Focus on homeless

Evangelist Pastor Dean Ramjoomia, founder and director of Nehemiah Call Initiative (NCI)

I compiled the following report and thought it prudent to respond to the Plainsman’s reports on people living on streets in recent weeks.

It is a baseline assessment or profile of people living on the streets from February until now.

I looked at group dynamics, who lives on the streets, how many people; are they single, married, divorced, couples or parents; do they have children and with whom do they share the streets, their living space, in Town Centre.

This information was gathered by regular weekly and often daily interaction through our distribution of food to the homeless.

More than 120 people live on the streets in Town Centre.

It is imperative to note that it is difficult in the metros of South Africa to have a specific number of people on the streets at a specific time.

Majority of the street people were aged between 22 and 35; and there were about 10 aged between 40 and 60.

The ratio of women to men in Mitchell’s Plain is very high in relation to other areas estimates of one woman to 10 men or even 12 men.

At a given time we would have about 15 women, aged between 16 and late 20s, stand in the queue for food.

Mothers with minor children or babies largely skarrel.

I am only aware of three families living in this area.

About 12 people need mental health care, of whom three were women; and the rest men aged between 20 and 30.

During my time of serving people on the streets since February only three wheelchair bound people came for food.

A partially blind woman, in her 20s, accompanied by a man, comes from Beacon Valley.

Health and hygiene on the streets is poor to very bad.

The general demeanour is respectful and cooperative. There are quite a few bullies.

No one was visibly drunk but they were addicted to substances.

There was an element of gangsterism. They were actively involved in group crime and scavenging. They would do this as a source of income, to skarrel, beg, act as car guards, “broke”, push trolleys and do odd jobs.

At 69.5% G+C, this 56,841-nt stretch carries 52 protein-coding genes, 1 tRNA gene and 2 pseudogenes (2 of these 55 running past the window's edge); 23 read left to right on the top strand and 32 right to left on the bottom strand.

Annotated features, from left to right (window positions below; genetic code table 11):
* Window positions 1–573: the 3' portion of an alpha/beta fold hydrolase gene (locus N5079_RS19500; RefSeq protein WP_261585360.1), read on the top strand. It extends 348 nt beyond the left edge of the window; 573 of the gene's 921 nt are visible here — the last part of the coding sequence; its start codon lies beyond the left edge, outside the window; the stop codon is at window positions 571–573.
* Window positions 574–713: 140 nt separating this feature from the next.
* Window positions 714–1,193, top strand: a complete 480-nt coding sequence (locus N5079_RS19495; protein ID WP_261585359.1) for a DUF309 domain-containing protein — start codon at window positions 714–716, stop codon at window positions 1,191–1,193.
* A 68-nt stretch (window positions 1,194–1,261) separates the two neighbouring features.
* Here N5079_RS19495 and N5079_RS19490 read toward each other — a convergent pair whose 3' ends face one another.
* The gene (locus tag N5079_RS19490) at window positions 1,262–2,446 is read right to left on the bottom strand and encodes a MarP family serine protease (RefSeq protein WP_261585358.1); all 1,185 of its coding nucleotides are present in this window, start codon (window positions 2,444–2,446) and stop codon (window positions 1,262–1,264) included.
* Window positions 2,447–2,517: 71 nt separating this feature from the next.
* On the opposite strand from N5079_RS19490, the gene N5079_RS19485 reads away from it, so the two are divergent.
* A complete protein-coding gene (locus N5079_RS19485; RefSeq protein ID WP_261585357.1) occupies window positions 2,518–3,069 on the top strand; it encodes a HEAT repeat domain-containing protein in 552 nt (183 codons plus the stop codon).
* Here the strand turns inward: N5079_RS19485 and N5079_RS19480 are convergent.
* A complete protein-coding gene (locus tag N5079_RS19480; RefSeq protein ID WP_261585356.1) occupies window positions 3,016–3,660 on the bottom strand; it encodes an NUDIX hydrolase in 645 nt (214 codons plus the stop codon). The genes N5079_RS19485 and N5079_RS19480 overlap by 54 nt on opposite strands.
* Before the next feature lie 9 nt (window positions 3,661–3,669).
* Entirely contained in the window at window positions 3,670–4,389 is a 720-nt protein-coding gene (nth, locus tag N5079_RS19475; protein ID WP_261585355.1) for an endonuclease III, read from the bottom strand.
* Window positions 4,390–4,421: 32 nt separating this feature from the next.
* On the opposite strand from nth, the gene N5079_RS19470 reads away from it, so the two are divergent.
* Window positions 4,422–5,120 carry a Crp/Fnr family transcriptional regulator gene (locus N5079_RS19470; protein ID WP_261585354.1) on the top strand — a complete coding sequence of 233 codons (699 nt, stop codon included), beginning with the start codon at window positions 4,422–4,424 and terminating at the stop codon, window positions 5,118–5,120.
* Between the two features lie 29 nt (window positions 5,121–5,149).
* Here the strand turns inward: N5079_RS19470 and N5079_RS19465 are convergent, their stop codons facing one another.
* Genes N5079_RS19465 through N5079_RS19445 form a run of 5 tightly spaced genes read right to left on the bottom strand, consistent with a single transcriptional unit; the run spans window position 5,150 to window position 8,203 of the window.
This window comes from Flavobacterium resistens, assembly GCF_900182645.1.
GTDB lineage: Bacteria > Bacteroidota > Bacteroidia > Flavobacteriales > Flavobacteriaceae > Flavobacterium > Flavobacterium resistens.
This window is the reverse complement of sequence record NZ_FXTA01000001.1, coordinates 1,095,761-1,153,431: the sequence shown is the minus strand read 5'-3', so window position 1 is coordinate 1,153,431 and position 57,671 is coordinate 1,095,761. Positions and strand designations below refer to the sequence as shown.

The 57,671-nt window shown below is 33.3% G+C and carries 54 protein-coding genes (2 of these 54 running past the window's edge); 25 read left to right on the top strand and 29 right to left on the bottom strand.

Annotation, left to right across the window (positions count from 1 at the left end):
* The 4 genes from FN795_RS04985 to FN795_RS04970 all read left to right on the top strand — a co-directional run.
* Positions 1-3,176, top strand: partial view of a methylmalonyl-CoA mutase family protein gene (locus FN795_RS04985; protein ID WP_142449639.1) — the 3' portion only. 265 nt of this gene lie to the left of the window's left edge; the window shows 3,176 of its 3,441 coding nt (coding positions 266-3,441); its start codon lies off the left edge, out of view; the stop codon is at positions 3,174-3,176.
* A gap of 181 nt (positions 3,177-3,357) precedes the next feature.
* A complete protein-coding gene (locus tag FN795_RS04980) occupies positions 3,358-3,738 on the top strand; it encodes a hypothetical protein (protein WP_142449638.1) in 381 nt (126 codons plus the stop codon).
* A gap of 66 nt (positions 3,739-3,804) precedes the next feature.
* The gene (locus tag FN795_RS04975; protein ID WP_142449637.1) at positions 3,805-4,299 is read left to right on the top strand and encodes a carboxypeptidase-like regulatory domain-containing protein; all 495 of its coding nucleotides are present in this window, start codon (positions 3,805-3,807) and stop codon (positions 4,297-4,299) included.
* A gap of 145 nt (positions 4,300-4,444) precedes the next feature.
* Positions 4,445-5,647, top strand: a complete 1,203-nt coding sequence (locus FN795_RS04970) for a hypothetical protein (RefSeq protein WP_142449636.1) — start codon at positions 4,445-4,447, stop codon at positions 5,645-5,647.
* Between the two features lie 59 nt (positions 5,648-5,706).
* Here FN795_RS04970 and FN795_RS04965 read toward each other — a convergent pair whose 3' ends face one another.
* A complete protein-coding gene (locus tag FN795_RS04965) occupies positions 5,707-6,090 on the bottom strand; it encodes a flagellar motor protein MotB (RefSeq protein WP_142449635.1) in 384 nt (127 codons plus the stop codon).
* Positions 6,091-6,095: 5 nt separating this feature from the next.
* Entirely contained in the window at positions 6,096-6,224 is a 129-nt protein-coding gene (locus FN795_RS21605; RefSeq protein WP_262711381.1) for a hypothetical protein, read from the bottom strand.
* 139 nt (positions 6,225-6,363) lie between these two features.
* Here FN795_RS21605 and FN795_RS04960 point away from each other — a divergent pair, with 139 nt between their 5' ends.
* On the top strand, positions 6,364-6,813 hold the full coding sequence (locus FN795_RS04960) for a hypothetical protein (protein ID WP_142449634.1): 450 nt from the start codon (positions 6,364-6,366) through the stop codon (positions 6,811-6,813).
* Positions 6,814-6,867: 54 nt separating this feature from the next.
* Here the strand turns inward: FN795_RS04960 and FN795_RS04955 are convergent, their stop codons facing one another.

They had access to public toilets and water at the bus terminus, informal trading areas and the petrol stations during the day.

At night there were no ablution facilities.

Quite a few of them would recycle goods by taking it to scrap yards.

Street people by their nature are nomads and are constantly on the move, looking for resources and territory.

They seldom stay long in some places.

They often move into central business districts, with high trading areas and footfall for income or piece-work.

There is often conflict amongst people living on the streets, so their relationships and their interaction varies from hostile to moderate.

Their relationship with businesspeople can be quite acrimonious because it is not always acceptable to have a homeless person at your shop – which impacts the bottom line – they may be unkempt, dirty and keeping shoppers away.

They also do come into conflict with authority figures, security services and businesses; SAPS and law enforcement officers as they may feel displaced, mistreated, dis-empowered, exploited and that their human rights were violated.

There are many services available to street people living in Town Centre, including Mitchell’s Plain community health centre, the police station, the magistrate court, the offices of social development and the South African Social Security Agency (SASSA).

It is also noteworthy that several non-profit organisational services are located in this area and accessible to people living on the streets.

Most of them are aware and have made use of these services, some more than others.

I feel that they are willing to move off the streets and return home but need intense personal assessment and development plans to help them beat their drug addiction, help with personal relationships and access the necessary and specific help.